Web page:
12 Tips for Saving Money at the Garden Center

Learn how to green up your garden while keeping more green in your wallet.

Shopping at the Garden Center

Shopping at the Garden Center for Flowers

Photo by: Ball Horticultural Company

Ball Horticultural Company

Take a look outside at your flowers, trees, shrubs and grass. Do you see $407?

That's what a National Gardening Survey saw when it looked at how much the average U.S. household spent on its lawn and garden in 2016. Of course, a lot of gardeners aren't average. We’re passionate about plants, with big appetites for orchids and roses, manicured lawns, and cool accessories like solar-powered path lights and handmade Italian pots.

Actually, there's nothing wrong with that (as long as you're not spending the kids' lunch money). Gardens are meant to be enjoyed. But if your budget needs pruning, and you’d like to keep a little more green in your wallet, we’ve got some shopping tips that can help. 

1: Start With a List

It’s easy to overbuy at the grocery store; you stop in for milk and wind up filling your buggy. It’s hard to pass up all those plants at the nursery, too. Before you leave home, estimate how many zucchinis you really need to feed your family (probably just one), or how many begonias will fit in your mailbox bed. Then stick to your shopping list.

2: Look for Mark-Downs

Some garden centers hustle plants that are past their prime to the back of the store. You can find good deals, although your choices are likely to be limited. The key is to be flexible, so you’ll be happy with a cheap geranium, even if you can’t tell what color it is. But don’t buy just because a plant is discounted. It’s not a bargain if you don’t have the right place to put it.

Also, skip the sad plants. Some things on the discount rack won’t recover, no matter how much TLC you give them. Those with brown or yellow leaves are usually headed for the compost bin (unless the leaves are supposed to be yellow), and while root-bound plants may survive, they seldom thrive. If you’re not sure how long a plant has been growing in its pot, turn it on its side, gently tap the bottom, and slide it out. Give it a pass if the roots are tangled in a tight ball. 

3: Save With Perennials

Hydrangeas and Pinks

Hydrangeas and Pinks

If you've got a big space to fill, and you're on a budget, try fast-growing hydrangeas, or pinks (dianthus) that will eventually cover the ground. (You can find dwarf hydrangeas for small spaces.)

Photo by: Lynn Coulter

Lynn Coulter

If you've got a big space to fill, and you're on a budget, try fast-growing hydrangeas, or pinks (dianthus) that will eventually cover the ground. (You can find dwarf hydrangeas for small spaces.)

Annuals are a great choice for fast, easy color, but perennials stretch your gardening dollars by coming back year after year. Even short-lived perennials like columbines are a good choice if they drop seeds and self-sow.

4: Divide and Conquer 

Perennials that you can divide, like daylilies and Siberian iris, are also a smart buy.  Containers of multiple annuals are also a good deal. You may find these when several seeds sprout in the same pot. If the seedlings have good root systems, you can separate and transplant them. Just don’t try this if the roots are thin and thread-like, or the little plants will probably perish.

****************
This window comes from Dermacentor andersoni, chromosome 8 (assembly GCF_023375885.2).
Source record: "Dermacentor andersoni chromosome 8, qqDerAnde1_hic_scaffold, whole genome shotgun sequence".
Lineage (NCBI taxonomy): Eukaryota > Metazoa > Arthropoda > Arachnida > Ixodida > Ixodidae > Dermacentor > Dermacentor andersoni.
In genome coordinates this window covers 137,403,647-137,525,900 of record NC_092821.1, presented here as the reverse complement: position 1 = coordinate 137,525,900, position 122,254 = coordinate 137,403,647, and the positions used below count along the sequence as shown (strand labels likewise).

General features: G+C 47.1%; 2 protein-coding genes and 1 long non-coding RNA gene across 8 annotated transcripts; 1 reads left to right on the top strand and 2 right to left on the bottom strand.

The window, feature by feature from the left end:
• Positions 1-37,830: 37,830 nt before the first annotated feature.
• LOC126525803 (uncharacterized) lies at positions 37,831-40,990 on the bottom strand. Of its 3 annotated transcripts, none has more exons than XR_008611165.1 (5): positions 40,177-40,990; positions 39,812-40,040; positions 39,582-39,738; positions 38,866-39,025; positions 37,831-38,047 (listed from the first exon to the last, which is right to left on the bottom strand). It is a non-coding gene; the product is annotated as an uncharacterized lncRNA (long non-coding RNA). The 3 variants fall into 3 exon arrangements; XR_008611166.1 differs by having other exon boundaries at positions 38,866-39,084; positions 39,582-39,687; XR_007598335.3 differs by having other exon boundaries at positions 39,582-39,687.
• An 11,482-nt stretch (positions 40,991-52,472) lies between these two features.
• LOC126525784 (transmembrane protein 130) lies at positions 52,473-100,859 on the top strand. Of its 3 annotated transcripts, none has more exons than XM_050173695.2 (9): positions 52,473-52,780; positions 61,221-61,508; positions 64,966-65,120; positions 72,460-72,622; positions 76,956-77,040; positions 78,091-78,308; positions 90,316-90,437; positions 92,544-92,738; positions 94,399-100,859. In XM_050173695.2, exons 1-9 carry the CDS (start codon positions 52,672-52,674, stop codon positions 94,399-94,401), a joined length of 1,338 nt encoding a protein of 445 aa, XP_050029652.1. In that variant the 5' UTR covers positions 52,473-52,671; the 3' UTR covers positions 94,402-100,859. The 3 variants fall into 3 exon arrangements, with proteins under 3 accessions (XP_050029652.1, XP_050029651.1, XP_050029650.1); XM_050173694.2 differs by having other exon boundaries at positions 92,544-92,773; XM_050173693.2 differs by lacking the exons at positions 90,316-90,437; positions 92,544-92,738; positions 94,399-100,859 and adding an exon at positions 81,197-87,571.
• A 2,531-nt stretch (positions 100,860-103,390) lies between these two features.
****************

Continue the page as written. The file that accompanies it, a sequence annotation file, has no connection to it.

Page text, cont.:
5: Choose Seeds



Zinnias are among the easiest flowers to grow from seed, and varieties like 'Cut and Come Again' bloom prolifically until frost.

Photo by: Lynn Coulter

Lynn Coulter

Zinnias are among the easiest flowers to grow from seed, and varieties like 'Cut and Come Again' bloom prolifically until frost.

Buy seeds, instead of potted plants. If you get 50 seeds in a packet, you've got the potential to grow 50 plants (although not all seeds will germinate). Some seeds, like zinnias, morning glories and sunflowers, come up fast and are easy to grow. 

6: Save Your Receipt

Speaking of plants that die: save your receipts. Some companies will replace plants that die within, say, the first six months. Ask about a guarantee. Ideally, it will be written on your receipt.

7: Shop at the End of the Season

Nurseries and garden centers often cut prices at the end of the growing season, so they’re not stuck with a lot of inventory. Before you buy, find out how to care for these leftovers, so you don’t spend your money on something that won't get established before cold weather sets in.

8: Be a Loyal Shopper

Find out if your favorite store offers a loyalty program for gardeners, and sign up to receive discounts, coupons or news about special promotions. 

9: Buy in Bulk

Warehouse shoppers save money by buying in bulk, although it can take a long time to use up an enormous bottle of mustard or barbecue sauce. Flats of plants are usually cheaper, too. If you don’t have room for 18 marigolds or vincas (a standard flat holds 18 plants), team up and ask another gardener to go in with you.

10: Buy Small

Opt for smaller sizes of perennials, flowering shrubs, trees and other plants. Unless they’re especially slow-growing, they’ll soon catch up with their bigger, more expensive, bigger relatives.

11: Buy Bare Roots

Buy bare root trees, roses and shrubs. They're less expensive than potted plants and they’re sold while they’re dormant, which lessens the shock of transplanting and makes them more likely to survive.  

12: Shop Around

Check for competitive prices at your local hardware or feed-and-seed store when you’re in the market for a new shovel, hand tools, bulk garden seeds or fertilizer. 

Buying the Right Plants
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